Communication problems between EU Member States concerning immigration and asylum

The European Commission has recently published a Communication summarising the most relevant information in the field of migration and asylum which shall be transmitted by the Member States on the basis of the European Council Decision of 2006.

This Decision was adopted following the self-evident remark that national measures in the areas of immigration and asylum are likely to have an impact on other Member States given the absence of border checks in the Schengen area, the close economic and social relations between Member States and the development of common visa, immigration and asylum policies.

Hence, the systematic exchange of information seemed an obvious necessity in order to increase the Member States’ reciprocal understanding of these policies and improve their coordination, influence the quality of the EU legislation and increase mutual trust.

This was in theory. In practice the European Commission presents an unsatisfactory experience in terms of quantity, frequency and quality of the exchanged information. This is mainly because the negative impact of the absence of any kind of communication by no less than eleven Member States out of twenty seven has been greatly underestimated (BE, BU, CY, DK, EE, FI, FR, IE, LV, LT, LU).

The Executive body asserts that:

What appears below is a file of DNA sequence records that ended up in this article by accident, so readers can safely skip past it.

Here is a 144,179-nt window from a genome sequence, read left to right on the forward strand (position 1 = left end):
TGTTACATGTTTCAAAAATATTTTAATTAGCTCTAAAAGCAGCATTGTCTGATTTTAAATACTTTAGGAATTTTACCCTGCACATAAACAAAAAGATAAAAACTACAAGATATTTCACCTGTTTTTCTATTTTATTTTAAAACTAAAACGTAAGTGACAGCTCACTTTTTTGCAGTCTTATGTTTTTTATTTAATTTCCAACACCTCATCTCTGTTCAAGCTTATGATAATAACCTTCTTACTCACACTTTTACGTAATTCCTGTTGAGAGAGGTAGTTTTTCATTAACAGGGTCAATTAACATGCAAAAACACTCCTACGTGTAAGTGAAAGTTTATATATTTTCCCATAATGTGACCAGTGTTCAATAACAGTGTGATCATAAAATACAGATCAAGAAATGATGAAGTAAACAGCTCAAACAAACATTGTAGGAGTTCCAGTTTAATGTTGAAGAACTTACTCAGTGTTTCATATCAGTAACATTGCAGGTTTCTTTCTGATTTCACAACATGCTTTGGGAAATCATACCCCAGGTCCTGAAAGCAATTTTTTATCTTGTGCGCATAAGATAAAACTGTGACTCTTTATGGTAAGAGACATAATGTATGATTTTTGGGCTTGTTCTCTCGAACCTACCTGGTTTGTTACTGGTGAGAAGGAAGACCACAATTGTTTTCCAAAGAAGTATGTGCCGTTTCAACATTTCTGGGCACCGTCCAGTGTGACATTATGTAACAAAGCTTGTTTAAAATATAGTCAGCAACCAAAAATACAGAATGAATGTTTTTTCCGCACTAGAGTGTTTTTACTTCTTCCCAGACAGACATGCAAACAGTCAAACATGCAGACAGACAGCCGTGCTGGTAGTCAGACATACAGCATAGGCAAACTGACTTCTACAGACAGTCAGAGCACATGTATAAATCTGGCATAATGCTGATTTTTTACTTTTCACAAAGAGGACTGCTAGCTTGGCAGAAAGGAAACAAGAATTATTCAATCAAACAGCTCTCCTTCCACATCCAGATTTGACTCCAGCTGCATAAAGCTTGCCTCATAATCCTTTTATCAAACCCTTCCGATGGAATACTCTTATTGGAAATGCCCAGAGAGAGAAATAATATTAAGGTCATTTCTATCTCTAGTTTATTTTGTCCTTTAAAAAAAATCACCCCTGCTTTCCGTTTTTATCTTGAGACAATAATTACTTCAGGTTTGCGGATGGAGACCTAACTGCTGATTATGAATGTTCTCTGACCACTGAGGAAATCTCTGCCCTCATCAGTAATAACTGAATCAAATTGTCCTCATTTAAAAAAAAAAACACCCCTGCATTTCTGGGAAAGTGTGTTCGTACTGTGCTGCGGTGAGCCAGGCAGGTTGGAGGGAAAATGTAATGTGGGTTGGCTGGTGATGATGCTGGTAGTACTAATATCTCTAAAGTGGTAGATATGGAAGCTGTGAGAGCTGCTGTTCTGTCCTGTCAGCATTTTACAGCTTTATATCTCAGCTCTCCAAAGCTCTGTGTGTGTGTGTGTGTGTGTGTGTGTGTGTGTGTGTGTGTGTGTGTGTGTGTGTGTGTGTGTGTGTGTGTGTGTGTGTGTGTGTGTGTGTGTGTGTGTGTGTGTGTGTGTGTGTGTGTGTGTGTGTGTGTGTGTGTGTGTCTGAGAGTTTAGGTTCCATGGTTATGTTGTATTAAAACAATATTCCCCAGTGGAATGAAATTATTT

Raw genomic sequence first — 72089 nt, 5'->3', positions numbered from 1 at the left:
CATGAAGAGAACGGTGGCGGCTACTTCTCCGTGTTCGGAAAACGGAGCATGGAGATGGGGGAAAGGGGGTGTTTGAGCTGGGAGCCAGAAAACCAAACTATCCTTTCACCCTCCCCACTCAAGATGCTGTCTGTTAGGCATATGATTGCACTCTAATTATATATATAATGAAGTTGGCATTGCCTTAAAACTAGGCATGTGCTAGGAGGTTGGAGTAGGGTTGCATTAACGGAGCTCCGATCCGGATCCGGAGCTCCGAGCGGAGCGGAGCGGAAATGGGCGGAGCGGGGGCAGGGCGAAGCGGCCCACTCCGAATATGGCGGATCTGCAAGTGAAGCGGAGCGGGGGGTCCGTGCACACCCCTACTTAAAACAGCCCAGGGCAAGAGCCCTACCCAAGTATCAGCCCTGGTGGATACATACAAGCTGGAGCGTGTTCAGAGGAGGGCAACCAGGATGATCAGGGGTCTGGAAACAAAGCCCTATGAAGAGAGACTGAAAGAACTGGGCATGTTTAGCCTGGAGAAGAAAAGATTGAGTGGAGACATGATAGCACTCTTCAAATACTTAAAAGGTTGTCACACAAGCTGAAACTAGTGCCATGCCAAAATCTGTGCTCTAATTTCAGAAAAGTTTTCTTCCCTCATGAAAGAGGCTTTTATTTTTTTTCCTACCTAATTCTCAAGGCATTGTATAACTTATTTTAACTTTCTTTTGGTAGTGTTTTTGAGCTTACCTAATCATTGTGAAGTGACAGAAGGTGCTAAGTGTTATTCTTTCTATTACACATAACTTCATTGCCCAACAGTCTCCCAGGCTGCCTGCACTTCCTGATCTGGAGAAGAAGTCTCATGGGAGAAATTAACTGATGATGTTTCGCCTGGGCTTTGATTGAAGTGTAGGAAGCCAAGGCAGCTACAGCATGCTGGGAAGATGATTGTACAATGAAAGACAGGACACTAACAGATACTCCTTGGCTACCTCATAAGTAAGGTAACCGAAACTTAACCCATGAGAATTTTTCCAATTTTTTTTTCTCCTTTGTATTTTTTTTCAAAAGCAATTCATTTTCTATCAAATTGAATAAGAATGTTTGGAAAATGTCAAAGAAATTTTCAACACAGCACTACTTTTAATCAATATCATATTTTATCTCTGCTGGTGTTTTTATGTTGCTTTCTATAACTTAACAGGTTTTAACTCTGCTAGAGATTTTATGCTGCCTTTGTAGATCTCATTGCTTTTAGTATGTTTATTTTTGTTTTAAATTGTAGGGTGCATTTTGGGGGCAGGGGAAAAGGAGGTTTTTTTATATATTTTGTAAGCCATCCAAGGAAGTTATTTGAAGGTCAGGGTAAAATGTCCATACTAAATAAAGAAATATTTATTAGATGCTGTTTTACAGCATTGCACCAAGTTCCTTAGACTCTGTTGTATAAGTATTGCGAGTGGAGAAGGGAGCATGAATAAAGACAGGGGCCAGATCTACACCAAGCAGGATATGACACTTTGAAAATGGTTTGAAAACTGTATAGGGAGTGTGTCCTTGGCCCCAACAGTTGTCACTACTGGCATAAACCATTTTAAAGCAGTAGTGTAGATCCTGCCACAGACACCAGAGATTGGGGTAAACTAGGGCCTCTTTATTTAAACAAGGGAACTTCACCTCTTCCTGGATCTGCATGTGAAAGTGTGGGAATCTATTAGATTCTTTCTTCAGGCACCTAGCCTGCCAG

“A particular concern may be expressed with regard to the communication of measures before their adoption. Only 4 pieces of draft legislation and 9 measures concerning policy intentions or long-term programming have been provided. The poor level of activity at this stage of a decision-making process surely does not contribute to an exchange of views helping to form a more coordinated approach of national policies.”

Despite this evidence

 “the Commission does not also consider it relevant to propose amendments to the Decision, according to its Article 5”

 given the relatively short period of functioning of this information exchange mechanism.

 However, in future, the Commission considers it desirable to streamline the functioning of the MIM into the more general framework of the impact assessment of the European Pact on Immigration and Asylum foreseen by 2010 to cover also the commitments relating to the Stockholm Programme and its accompanying Action Plan.  

 This sympathy towards Member States’ bureaucracies might have been  perfectly justified if migration norms, concerning both legal and illegal waves, were not negotiated on a basis of a visibly incomplete framework.

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